The Freight Transport Association has led the way on recent changes to kerbside loading limits that have seen Penalty Charge Notices (PCNs) for some operators fall by 75 per cent.
FTA campaigned for kerbside loading limits for commercial operators to be raised from 20 to 40 minutes after 11am and the recent pilot by Westminster City Council has seen PCNs for overstaying those limits halved, with some operators reducing PCN costs by 75 per cent at a stroke.
Previously operators were able to take 'as long as necessary' to make deliveries before 11am but were limited to just 20 minutes between 11am and 6.30pm. For many operators this meant that as soon as they had taken longer than 20 minutes they would get a ticket, even if the job was nearly complete. Making smaller deliveries would mean more mileage as well as higher environmental and financial costs.
FTA worked with Westminster City Council and London Councils to get the limit raised to 40 minutes. Overall, Westminster reports that PCNs issued over the first three months for that particular contravention have fallen by 48 per cent (2,250 fewer PCNs) which equates to an annual saving of over £1 million in Westminster alone. If the pattern is the same in the other London boroughs then the saving is likely to be nearer to £5 million across London.
Jim Valentine, Director of Jayhawk – a fine art handing specialist – reported that PCNs had fallen by three-quarters following the changes. He said, 'Our company only moves fragile and valuable works of art. With consignments that may be worth millions of pounds there is no possibility of rushing to get the job finished. As our shortest collections take about twenty six minutes, we often got PCNs at twenty minutes when we were nearly done. The change to 40 minutes has made an enormous difference to us.'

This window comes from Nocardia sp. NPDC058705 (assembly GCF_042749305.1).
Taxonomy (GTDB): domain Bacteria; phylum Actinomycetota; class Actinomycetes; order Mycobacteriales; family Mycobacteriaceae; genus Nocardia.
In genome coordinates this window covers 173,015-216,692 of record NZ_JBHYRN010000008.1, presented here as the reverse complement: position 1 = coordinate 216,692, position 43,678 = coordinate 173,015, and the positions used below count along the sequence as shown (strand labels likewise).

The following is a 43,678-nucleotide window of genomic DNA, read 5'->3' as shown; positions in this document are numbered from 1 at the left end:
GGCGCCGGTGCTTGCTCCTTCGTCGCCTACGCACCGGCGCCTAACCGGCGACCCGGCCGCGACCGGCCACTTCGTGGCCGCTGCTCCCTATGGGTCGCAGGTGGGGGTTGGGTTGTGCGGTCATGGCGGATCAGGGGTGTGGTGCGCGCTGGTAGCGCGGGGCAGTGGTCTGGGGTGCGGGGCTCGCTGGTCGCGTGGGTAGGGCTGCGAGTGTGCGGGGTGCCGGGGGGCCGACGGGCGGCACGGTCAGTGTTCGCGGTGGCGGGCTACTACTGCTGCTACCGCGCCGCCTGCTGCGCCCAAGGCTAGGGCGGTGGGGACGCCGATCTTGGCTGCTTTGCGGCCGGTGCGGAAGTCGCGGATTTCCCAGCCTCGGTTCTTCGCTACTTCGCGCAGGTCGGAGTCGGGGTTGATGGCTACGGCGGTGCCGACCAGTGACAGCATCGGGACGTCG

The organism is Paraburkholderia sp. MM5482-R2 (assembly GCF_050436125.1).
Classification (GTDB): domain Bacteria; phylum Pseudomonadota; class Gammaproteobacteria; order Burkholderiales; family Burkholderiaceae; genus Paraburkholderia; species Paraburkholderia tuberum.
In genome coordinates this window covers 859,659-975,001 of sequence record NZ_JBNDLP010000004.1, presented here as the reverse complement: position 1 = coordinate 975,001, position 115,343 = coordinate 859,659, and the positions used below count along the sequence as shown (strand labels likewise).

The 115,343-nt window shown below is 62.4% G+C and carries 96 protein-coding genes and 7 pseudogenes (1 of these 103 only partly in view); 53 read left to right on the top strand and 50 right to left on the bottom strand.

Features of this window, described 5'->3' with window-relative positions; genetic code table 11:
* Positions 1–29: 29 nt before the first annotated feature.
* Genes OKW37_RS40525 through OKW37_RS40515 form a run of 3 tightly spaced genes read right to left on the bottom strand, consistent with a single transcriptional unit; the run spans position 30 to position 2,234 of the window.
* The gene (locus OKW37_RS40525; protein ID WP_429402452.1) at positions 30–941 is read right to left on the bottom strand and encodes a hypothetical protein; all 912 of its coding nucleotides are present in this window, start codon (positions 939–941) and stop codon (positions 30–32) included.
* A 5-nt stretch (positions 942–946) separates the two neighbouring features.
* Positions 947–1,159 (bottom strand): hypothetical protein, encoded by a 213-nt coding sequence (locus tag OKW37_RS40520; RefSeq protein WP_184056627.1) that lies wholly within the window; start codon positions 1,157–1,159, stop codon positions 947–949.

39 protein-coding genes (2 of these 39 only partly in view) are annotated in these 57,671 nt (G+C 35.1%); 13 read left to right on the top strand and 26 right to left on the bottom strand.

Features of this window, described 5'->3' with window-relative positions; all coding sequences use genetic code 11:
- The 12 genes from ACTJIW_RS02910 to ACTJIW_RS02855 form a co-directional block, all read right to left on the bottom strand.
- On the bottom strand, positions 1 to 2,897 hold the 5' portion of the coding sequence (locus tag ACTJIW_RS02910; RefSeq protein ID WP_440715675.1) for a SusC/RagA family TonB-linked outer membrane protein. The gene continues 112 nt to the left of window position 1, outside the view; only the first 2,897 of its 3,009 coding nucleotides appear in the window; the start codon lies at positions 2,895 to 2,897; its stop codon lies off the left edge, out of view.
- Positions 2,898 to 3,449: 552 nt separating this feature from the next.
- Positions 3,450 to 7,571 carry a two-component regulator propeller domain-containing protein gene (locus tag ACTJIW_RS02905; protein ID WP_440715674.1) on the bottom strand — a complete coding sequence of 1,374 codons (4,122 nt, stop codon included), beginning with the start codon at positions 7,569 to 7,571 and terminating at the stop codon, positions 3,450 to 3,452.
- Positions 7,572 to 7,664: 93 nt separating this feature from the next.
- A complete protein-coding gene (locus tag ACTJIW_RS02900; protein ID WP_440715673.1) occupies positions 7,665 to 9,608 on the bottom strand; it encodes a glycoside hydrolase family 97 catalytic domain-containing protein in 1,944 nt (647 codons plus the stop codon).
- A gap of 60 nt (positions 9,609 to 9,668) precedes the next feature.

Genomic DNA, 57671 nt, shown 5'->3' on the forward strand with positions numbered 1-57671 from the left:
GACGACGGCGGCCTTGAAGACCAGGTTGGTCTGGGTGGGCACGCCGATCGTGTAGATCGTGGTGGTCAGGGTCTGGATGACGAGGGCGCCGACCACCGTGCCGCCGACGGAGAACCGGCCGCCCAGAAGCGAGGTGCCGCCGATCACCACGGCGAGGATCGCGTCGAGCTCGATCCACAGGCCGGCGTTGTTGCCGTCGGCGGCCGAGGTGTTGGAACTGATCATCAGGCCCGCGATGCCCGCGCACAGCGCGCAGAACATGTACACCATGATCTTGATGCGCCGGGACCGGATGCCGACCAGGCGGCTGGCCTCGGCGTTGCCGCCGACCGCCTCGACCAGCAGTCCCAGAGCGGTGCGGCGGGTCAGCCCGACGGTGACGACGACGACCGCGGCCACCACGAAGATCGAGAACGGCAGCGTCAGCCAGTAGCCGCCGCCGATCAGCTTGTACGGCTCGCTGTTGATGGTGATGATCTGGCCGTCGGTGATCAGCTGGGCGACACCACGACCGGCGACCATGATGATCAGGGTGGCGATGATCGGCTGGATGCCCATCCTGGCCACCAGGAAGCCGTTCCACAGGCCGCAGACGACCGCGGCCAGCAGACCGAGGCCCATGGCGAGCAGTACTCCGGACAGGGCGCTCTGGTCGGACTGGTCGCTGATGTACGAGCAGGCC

Another familiar operator is 3663, which has been responsibly reducing its carbon footprint and its operating costs by optimising loads at its depots to reduce the number of deliveries. Unfortunately this meant that deliveries were taking longer and drivers were falling foul of the 20-minute limit. Graham Rennie, Director of Fleet at 3663 said, 'Operators are under tremendous pressure to reduce costs and minimise their carbon footprint but too often the restrictions on the street work against us. These recent changes have helped us towards staying legal and meeting our customers' expectations.'
Westminster's Cabinet Member for Environment and Transport, Councillor Danny Chalkley, said, 'These new rules have been extremely successful for lorry and larger van drivers whilst ensuring that the city's traffic isn't adversely affected and keeps on flowing. Giving drivers an extra 20 minutes has made all the difference between finishing their delivery in an adequate amount of time and getting a ticket. I am sure the time extension will continue to be a success with local businesses and help delivery companies to keep their costs down.'
Gordon Telling, FTA's Head of Policy for London said, 'PCNs received when deliveries were being made legally but took longer than 20 minutes were some of the most contentious for commercial vehicle operators. Finding suitable loading spaces and completing deliveries legally is always challenging and there is no one simple solution. However, FTA worked closely with Westminster City Council to tackle this particular problem and feedback from operators speaks for itself: some FTA members whose deliveries take longer than 20 minutes have reported a 75 per cent reduction in the PCNs they have received from Westminster since the trial started – a fantastic result. The changes do not benefit all operators, but they have made a big difference to commercial operators as a whole.
'There have been some hiccups with other boroughs which have abolished the ability to load for 'as long as necessary' before 11am – a move that FTA continues to lobby against. 'However, there is a critical mass of boroughs who see the sense in keeping the 11am threshold and we are confident that we can get consistency across the capital.
'The next chapter in FTA's work will be to reduce the number of PCNs issued where a delivery is being made legally but where the Civil Enforcement Officer (formerly Parking Attendant) issues a PCN for lack of evidence because a driver is away from the vehicle. We are already working closely with a number of London boroughs on this and expect results soon.'
4,700 PCNs were issued in Westminster to HGVs for stopping on yellow lines where loading is not allowed between January and March 2007.
Under Westminster's pilot, 2,450 PCNs were issued for the same period in 2008. This is a reduction of 2,250 PCNs or 48 per cent.
The move from 20 minutes to 40 minutes for kerbside loading was agreed by the London Councils' Transport and Environment Committee in June 2007 and largely came into force on 1 April 2008.